# How much ChipEV we need for a +EV move on the bubble?

• Bronze
Joined: 08.07.2009
EDIT: another way of framing it is-> How do we translate chipEV into our Tournament EV? (on the bubble)

Ok that is really vague so I'll try and be more precise.

I've been calculating some stuff
blinds = 200/100, ante=50; on the bubble in an STT

We're in the BB, a guy in the SB raises 3x (to 600), the pot is 900. Our relative stacks are 3700. Therefore our stack to pot ratio (SPR) in this situ is 4.

When I wondered when a shove in this situation is profitable, I've come up with things like:

SB raises 47% but raise/calls only the top 5% of hands
Shove has massively positive chipEV when SPR=4 (it's positive up until SPR=20, where it gets closer to break-even)

if a guy raises 47% of hands but (reacting to our shove) calls only the top 5%, we can profitably (in terms of chipEV) shove any two. He will only call us 1 out of 9 times (the other 8 times we win 900 immediately), and even if we get called we have some equity, so chipEV in this spot [I'll skip the calculations] is massively positive up until SPR=20 where it starts to get break-even.

Guy raising 24% but calling only the top 5% of hands
Shove has positive chipEV when SPR=4 (it is positive until SPR goes to 12 - then it starts to be a close to break-even move)

if a guy raises 24% of hands but (reacting to our shove) calls only the top 5%, we can profitably (in terms of chipEV) shove any two. He will call us 1 out of 5 times (the other 4 times we win 900 immidiately), and even if we get called we have some equity, so chipEV in this spot [I'll skip the calculations] is massively positive up until SPR~12.

Bottom Line
The question I'm asking is how does the fact that we're on the Bubble affect that decision? We're risk averse, so we don't want to get into borderline spots (where chipEV is slightly positive). How much chipEV do we need in this spot to be able to say, ok, I've considered Bubble Risk Aversion, but the benefit from the shove is big enough for it to be a generally +EV move?

Cheers,
Matt
• 7 replies
• Bronze
Joined: 01.06.2006
Basically the procedure is allways the same:

1) you use ICM to give your chips a \$ Value.
Then you consider the different situations:

a) You fold = (if it has been an openfold) the \$ Value of your chips remains unchanged.
b) You call (or push and get called) and win = do the math for the probability that you will win.
b#2) You call (or push and get called) and lose = do the math for the probability that you lose.
b+b#2 = do the math against and reevaluate the \$ value.

Now; what is so special about the bubble? If you knock out someone on the bubble you are in the money. If you double up a short stack vs a medium/big stack you still are on the bubble (the bubble does not burst). Most of the time there will be a short stack on the bubble which is why all but the big stack must be much more risk averse.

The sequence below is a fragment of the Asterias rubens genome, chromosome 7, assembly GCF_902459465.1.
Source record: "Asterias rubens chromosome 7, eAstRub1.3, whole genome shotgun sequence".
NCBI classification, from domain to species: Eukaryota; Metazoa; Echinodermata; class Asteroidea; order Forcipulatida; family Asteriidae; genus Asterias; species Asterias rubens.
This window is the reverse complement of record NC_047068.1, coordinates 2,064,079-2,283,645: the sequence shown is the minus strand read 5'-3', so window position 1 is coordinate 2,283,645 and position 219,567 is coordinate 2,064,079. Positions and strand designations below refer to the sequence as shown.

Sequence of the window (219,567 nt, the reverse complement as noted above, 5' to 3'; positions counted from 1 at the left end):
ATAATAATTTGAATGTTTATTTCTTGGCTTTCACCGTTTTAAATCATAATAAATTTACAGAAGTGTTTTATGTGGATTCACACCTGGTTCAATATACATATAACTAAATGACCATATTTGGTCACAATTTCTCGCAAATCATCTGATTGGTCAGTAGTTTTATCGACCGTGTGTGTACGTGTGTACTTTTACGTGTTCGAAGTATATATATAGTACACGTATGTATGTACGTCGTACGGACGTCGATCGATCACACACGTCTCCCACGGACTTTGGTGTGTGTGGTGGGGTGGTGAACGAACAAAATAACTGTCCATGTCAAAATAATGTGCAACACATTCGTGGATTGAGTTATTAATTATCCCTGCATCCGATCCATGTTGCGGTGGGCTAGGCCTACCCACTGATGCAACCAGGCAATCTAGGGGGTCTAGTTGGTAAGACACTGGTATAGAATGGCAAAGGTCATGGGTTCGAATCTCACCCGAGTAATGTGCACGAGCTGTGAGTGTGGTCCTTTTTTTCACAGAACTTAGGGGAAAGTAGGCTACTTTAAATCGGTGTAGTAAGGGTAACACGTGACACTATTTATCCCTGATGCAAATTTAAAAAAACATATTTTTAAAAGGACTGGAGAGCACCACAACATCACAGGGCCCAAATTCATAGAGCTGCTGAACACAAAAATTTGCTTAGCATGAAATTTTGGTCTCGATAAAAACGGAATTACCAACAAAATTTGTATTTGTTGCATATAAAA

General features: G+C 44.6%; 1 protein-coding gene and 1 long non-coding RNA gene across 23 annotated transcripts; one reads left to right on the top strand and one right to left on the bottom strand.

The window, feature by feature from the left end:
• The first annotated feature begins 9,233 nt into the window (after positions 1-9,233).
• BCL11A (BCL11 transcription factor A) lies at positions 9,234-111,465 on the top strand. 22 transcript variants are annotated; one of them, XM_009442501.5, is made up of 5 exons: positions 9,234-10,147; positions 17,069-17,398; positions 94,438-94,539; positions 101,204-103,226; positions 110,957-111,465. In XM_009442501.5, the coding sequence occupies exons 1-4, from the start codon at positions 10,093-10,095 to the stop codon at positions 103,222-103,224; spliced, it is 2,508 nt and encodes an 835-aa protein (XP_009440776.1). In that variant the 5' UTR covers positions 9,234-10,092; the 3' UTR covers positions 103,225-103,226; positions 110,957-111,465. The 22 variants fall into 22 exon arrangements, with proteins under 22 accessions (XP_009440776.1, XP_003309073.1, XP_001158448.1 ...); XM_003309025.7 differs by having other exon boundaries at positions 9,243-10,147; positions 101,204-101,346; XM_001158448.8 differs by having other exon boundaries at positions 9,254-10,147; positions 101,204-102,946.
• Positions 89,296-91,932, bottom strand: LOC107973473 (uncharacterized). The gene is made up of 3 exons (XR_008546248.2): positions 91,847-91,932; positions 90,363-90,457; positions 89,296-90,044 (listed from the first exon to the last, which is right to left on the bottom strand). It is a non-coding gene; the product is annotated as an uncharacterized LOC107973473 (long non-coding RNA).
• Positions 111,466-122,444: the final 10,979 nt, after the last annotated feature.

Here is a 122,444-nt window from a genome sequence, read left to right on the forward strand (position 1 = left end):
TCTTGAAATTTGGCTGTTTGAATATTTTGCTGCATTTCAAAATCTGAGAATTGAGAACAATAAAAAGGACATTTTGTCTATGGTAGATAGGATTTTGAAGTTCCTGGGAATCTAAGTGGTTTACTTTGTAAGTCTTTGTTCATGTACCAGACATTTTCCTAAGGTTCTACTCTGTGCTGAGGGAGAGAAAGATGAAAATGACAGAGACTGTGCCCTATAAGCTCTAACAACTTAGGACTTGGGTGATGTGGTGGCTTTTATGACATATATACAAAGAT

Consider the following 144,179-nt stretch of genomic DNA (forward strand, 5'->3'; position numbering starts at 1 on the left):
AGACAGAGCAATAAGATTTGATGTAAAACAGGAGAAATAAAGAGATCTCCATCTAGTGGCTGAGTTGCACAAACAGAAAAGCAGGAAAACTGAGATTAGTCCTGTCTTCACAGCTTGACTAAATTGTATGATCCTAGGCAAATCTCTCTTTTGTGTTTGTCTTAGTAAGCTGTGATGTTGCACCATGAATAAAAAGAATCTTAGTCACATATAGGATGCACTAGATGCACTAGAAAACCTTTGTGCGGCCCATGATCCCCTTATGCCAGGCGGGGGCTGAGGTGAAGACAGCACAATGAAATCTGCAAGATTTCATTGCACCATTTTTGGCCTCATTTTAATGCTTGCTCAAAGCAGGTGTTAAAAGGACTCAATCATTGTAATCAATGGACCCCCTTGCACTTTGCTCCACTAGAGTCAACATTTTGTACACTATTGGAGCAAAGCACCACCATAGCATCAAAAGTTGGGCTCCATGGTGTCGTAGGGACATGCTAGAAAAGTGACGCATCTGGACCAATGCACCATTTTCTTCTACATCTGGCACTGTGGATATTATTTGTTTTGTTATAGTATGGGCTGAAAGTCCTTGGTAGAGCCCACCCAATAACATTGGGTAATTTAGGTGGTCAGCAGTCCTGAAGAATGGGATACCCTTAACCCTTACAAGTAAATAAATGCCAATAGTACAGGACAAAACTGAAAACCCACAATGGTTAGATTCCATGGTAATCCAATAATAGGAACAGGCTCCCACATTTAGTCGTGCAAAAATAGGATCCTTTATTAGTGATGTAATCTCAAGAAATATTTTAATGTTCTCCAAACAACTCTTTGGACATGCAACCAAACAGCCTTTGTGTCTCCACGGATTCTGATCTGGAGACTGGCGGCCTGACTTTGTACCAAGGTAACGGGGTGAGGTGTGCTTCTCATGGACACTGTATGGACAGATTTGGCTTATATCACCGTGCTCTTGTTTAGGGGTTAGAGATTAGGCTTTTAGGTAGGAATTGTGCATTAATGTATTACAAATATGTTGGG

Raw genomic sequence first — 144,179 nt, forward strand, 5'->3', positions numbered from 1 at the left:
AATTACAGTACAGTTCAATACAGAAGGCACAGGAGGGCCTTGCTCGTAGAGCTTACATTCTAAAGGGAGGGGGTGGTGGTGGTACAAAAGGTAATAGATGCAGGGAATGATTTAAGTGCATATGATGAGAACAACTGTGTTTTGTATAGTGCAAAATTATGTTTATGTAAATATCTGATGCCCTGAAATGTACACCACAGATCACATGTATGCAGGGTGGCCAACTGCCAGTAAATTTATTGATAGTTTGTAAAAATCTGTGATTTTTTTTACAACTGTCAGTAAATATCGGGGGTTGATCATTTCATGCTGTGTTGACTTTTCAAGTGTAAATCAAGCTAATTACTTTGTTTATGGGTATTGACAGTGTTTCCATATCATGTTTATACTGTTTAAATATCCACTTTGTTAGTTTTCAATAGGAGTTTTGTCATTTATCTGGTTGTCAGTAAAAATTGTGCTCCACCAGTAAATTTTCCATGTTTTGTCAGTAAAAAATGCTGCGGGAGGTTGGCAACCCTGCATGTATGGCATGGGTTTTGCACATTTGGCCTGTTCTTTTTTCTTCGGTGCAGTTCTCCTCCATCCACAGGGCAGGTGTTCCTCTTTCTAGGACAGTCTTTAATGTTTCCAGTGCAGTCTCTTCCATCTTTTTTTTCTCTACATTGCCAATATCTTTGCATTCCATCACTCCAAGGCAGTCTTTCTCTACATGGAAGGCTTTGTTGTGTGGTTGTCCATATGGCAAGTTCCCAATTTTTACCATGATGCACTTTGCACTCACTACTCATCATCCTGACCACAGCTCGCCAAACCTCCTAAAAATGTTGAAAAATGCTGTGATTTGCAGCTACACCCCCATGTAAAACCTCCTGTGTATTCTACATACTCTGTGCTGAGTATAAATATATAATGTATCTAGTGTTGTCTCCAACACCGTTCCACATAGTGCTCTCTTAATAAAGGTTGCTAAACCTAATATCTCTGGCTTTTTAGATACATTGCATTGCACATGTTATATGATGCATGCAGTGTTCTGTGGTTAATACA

On another note; pzhon often does mention his tool (icmexplorer.com) which shall allow you to figure out the bubble factor. Maybe this gives you a better feeling. I have never used it, so I cannot really comment about it.

Long story short: opposite to the first hand in a 9 man SNG where you need like 55% Equity to go broke (and therefore most likely will have to fold QQ) there is no mathematical rule for the bubble play.

Howsoever, there are some guidelines:

- As big stack you can push very wide vs medium stacks if there is a short stack, because doubleing up against you does not double their value.
- The big stack will get called looser from a sole short stack (because he needs to double up). Then again, the short stack has a bigger interest in doubleing up against a medium stack, since this does increase his chip value way better (he now probably is a medium stack and there is a new short stack, except for 4 medium stacks).
- As a medium stack you have more interest takeing out the short stack (because this makes the bubble burst) instead of doubleing up against the big stack (which puts your tournament life in danger).
• Bronze
Joined: 08.07.2009
Thanks for the reply that's a lot of effort you put in there.

I don't get this bit:
Originally posted by Th0m4sBC
Basically the procedure is allways the same:

1) you use ICM to give your chips a \$ Value.
How?
• Bronze
Joined: 01.06.2006
http://www.pokerstrategy.com/strategy/sng/175/1/

/e: you also might use tools like holdemresources.net
• Bronze
Joined: 08.07.2009
Originally posted by Th0m4sBC
http://www.pokerstrategy.com/strategy/sng/175/1/

/e: you also might use tools like holdemresources.net
I've read the article before but it isn't of much help regarding calculation of the percentages:

"(...)If this procedure is repeated many times, we can get the probability of each player obtaining a particular place by keeping track of how many times they win it."

and also had a look at HE Resources - ICM section is not yet ready, what I really need is an ICM calculator, which I've found here: http://www.icmpoker.com/Calculator.aspx

Thanks mate!!
Matt
• Bronze
Joined: 01.06.2006
Good to hear that you found a tool to do the math. !
• Bronze
Joined: 03.09.2008
use icmexplorer, it gives you the you chip equity and the equity needed after ICM, using a value called the risk premium.

Work out and remember risk premiums for different spots and you'll know how much more equity you need in different spots because of ICM considerations, very quickly
• Bronze
Joined: 08.07.2009
cheers guys, I started to use ICM Explorer to look at different spots, will soon develop a better understanding which in turn will hopefully get translated into ROI!!

Thanks again Th0m4sBC and elhh82